The French Department of Pyrénées-Orientales is facing an exceptional drought, escalating the alert level to crisis status. This move aims to ensure water supply throughout the summer while considering its impact on economic actors, particularly the agriculture sector, which has demonstrated responsible management amid difficulties over the past year.
Following a request from the Minister of Agriculture and Food Sovereignty, Marc Fesneau, a detailed analysis was undertaken to shape an appropriate crisis response. As a result, a “flash” mission was launched in late April by the General Council of Food, Agriculture, and Rural Spaces to this effect.
The Minister underscored the need for a “minimum agricultural flow,” which involves maintaining a water supply to preserve agricultural activity in the region, thus ensuring food sovereignty. This is particularly vital in the French Department, where irrigation is essential for arboriculture to guarantee the survival of trees. For permanent crops, the plant’s survival helps prevent losses for the farmer over several years. Furthermore, such a flow responds to the immediate concern of mitigating drought impacts.
To provide immediate prospects for bolstering farm cash flow, the Minister highlighted that automatic relief from unbuilt land tax and a deferral of social contributions for the affected farmers would be granted. France also requests an increase in advance CAP aid payments from the European Union, set to be disbursed from October 16th. In addition, a temporary reinforcement for decentralized services under the department’s prefect has been announced to support farmers, especially those with the most difficulties.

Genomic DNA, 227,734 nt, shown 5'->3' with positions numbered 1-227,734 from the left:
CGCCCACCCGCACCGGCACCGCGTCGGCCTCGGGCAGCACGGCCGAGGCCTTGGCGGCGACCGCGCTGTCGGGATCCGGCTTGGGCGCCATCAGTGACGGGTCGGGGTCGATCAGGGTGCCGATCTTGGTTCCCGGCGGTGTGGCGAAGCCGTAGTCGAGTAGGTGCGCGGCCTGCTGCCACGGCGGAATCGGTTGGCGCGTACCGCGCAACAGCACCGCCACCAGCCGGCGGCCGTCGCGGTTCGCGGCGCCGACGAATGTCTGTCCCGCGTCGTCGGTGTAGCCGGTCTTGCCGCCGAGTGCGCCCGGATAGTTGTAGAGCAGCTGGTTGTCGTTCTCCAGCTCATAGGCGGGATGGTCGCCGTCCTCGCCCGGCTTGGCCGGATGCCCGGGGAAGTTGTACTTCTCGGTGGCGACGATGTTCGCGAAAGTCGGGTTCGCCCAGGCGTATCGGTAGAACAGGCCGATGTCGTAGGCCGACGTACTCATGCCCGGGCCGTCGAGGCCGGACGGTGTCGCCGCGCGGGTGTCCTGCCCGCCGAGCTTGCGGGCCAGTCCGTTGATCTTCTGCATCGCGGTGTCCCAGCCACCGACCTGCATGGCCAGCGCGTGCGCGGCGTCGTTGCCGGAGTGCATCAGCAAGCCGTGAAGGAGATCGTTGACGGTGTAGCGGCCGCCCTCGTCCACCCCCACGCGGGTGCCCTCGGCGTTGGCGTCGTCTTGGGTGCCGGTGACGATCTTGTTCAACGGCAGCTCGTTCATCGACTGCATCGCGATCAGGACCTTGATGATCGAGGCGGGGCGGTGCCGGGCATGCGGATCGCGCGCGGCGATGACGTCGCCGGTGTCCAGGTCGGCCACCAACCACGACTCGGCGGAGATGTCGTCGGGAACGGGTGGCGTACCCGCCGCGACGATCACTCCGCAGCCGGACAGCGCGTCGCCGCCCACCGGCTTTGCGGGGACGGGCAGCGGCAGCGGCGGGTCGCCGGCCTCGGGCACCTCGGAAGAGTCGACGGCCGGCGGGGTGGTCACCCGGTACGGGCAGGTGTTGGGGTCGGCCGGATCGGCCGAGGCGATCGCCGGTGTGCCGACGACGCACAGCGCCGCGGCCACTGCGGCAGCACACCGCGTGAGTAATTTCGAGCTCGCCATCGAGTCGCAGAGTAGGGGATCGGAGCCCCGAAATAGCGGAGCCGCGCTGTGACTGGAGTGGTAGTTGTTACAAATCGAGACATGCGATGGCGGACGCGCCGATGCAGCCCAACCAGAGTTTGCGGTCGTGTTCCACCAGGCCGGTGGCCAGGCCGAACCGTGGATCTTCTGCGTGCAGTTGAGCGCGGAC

The crop insurance reform, which came into effect on January 1st, will partly cover losses, even for uninsured farmers. In addition, all productions heavily affected by drought in the coming months will benefit from a “national solidarity” compensation at the end of the production period. No administrative decision to restrict irrigation will limit this compensation.
The Minister also emphasized the importance of medium and long-term planning, including the increased use of non-conventional water sources for agricultural and agri-food activity, as requested by the French President.
For Marc Fesneau, “acting responsibly means ensuring everyone makes their share of the effort towards sobriety. This also concerns farmers, who are fully committed to this area in this department. At the same time, the imperative of sovereignty and food security requires a minimum agricultural flow to ensure them. I am committed to supporting farmers; the reform of the risk management system that came into effect on January 1st is a sign of national solidarity, complemented by cash flow support. The state is and will be there to support the farmers of the department who are and will be impacted by the drought situation.”